4 Little-Known Facts About Uterine Cancer

May 7th 2016

Being diagnosed with uterine cancer is frightening, but this disease is highly treatable and has a good prognosis. Consult your doctor if you think you may have symptoms of endometrial cancer.

It Has Early Symptoms

Uterine cancer tends to be caught much earlier than many other types of cancer because most women experience symptoms fairly quickly. One of the most common and obvious symptoms is abnormal bleeding and other vaginal discharge. Other early symptoms include pain while urinating or during sex and more generalized pelvic pain.

It Has Known Risk Factors

Age is one of the biggest risk factors for uterine cancer because it seems to be triggered by fluctuating hormones during menopause or other conditions. Women who take estrogen alone to deal with symptoms of menopause or took the breast cancer drug tamoxifen may be at a higher risk. Obese women and those with diabetes are at a higher risk, as are those who began menstruating before age 12 or were never pregnant.

It Has a Good Prognosis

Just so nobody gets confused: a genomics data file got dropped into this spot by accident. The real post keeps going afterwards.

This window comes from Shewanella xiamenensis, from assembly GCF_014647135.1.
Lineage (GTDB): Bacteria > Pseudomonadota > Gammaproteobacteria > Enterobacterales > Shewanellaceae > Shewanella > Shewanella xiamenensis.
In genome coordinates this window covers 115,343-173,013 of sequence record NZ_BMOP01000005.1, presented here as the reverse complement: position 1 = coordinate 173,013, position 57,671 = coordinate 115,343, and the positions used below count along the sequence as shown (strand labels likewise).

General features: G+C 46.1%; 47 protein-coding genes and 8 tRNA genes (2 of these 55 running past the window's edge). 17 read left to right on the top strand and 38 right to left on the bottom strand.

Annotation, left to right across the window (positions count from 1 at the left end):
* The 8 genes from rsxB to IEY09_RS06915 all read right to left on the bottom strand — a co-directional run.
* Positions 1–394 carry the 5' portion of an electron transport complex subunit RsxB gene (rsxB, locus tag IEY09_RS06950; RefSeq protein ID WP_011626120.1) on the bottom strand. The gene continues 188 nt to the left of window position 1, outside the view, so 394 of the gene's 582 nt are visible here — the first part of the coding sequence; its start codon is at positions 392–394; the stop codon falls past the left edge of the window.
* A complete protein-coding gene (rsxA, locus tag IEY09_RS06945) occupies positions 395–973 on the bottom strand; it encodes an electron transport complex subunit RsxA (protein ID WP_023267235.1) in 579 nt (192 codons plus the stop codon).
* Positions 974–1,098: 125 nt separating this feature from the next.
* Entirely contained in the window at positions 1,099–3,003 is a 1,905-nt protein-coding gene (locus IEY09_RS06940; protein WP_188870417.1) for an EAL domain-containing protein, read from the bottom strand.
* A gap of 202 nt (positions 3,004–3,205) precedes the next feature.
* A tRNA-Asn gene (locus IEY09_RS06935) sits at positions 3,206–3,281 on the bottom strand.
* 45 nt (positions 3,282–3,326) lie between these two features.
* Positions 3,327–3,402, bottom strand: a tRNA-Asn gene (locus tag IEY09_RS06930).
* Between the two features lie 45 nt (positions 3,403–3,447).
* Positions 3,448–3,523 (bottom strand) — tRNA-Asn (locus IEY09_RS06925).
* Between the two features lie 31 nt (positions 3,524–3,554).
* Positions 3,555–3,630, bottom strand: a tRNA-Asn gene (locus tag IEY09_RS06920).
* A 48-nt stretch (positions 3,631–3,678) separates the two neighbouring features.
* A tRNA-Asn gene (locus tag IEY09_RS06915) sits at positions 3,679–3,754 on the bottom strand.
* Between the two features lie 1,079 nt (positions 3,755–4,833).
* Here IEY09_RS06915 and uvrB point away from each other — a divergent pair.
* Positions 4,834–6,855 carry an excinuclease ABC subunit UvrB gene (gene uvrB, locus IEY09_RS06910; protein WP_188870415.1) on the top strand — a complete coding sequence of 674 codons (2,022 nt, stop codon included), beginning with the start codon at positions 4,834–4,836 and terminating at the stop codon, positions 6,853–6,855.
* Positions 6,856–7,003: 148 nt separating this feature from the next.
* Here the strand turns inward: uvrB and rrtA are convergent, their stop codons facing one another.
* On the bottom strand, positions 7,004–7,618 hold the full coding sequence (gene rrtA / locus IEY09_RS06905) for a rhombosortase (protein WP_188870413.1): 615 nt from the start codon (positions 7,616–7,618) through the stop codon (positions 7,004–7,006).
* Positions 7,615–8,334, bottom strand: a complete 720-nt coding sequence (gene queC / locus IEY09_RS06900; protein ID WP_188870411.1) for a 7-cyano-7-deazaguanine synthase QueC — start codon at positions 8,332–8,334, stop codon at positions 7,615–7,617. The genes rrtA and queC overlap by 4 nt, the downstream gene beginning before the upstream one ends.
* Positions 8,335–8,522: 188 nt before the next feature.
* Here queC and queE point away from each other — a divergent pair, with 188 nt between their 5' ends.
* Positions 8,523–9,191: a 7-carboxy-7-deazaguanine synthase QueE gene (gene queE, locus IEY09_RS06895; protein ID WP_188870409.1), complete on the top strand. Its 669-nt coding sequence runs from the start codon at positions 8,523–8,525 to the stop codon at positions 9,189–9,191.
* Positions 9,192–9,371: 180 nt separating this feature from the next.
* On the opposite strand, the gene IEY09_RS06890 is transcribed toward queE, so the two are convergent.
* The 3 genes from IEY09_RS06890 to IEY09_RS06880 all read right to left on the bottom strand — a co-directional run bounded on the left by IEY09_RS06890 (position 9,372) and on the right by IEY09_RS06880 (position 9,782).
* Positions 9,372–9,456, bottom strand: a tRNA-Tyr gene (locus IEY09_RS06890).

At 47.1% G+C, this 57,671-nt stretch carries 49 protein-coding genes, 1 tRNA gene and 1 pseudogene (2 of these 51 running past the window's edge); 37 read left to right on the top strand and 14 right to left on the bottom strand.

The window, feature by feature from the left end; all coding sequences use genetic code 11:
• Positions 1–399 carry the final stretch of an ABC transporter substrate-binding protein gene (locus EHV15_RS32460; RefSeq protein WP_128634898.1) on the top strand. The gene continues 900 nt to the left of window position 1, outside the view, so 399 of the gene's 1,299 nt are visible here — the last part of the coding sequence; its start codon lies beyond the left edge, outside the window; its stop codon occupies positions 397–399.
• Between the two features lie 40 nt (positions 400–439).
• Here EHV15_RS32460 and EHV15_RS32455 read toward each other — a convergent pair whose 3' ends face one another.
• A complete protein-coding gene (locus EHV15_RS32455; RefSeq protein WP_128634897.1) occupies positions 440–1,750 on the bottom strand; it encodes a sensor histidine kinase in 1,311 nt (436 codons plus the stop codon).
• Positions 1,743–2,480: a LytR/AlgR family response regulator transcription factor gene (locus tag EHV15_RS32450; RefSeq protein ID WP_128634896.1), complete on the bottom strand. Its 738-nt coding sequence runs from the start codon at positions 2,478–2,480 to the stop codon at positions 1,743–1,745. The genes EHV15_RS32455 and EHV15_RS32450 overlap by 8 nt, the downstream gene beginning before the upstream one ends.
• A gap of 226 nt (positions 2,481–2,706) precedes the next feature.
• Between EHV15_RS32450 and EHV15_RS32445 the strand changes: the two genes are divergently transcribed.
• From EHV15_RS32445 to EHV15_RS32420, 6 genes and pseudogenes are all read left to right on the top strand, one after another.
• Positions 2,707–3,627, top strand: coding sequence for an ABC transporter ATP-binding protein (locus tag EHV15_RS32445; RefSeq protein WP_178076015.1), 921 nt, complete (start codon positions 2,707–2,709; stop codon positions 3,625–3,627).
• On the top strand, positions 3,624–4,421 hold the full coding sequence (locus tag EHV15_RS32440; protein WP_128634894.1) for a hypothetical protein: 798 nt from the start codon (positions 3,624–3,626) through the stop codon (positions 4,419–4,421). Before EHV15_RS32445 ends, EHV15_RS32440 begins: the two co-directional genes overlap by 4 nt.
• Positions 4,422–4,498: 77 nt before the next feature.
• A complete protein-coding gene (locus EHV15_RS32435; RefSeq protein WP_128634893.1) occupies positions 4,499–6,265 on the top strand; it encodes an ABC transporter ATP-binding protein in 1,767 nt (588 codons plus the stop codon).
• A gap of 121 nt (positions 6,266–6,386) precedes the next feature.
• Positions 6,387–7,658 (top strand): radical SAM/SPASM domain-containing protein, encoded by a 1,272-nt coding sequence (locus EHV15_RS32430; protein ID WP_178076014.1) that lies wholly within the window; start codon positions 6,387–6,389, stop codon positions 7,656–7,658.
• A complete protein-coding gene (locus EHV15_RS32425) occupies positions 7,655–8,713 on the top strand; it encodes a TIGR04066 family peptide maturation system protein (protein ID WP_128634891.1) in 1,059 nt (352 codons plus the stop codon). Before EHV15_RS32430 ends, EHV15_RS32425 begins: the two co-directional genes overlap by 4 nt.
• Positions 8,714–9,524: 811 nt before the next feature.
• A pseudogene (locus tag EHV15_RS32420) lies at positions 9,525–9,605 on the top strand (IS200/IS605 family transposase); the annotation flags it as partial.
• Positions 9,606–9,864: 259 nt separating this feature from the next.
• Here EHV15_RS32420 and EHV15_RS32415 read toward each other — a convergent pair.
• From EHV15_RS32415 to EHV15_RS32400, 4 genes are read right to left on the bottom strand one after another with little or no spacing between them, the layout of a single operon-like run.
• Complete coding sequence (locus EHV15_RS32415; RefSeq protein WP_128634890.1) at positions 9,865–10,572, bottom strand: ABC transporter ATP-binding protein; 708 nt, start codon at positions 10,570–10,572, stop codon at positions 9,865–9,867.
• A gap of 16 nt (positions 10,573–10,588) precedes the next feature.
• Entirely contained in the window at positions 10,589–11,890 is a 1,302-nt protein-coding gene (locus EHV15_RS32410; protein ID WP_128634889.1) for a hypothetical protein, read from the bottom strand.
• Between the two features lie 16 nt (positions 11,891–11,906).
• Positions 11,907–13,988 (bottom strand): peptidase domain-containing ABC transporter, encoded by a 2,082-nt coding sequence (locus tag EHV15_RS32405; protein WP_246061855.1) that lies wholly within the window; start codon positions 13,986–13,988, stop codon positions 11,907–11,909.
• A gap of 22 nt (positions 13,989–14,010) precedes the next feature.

Its early detection time means uterine cancer has a very good prognosis for most women. Eighty-two percent of uterine cancer patients survive more than five years regardless of the stage to which the cancer has progressed. Ninety-five percent of those diagnosed before the cancer spreads to other organs survive more than five years.

There Are Multiple Treatment Options

The most common treatment for early stage uterine cancer is a hysterectomy, which is the removal of the uterus. However, chemotherapy, radiation and hormone therapy are all used to treat uterine cancer at any stage. Patients usually work with a team of doctors to determine the best treatment for their needs.

Conclusion

Uterine cancer, also known as endometrial cancer, is an abnormal growth of cells inside a woman's uterus. These cells can then spread to other parts of the body, causing severe illness and eventual death if not treated. Many women may not fully understand uterine cancer, especially when compared to more common cancers such as breast cancer or cervical cancer.

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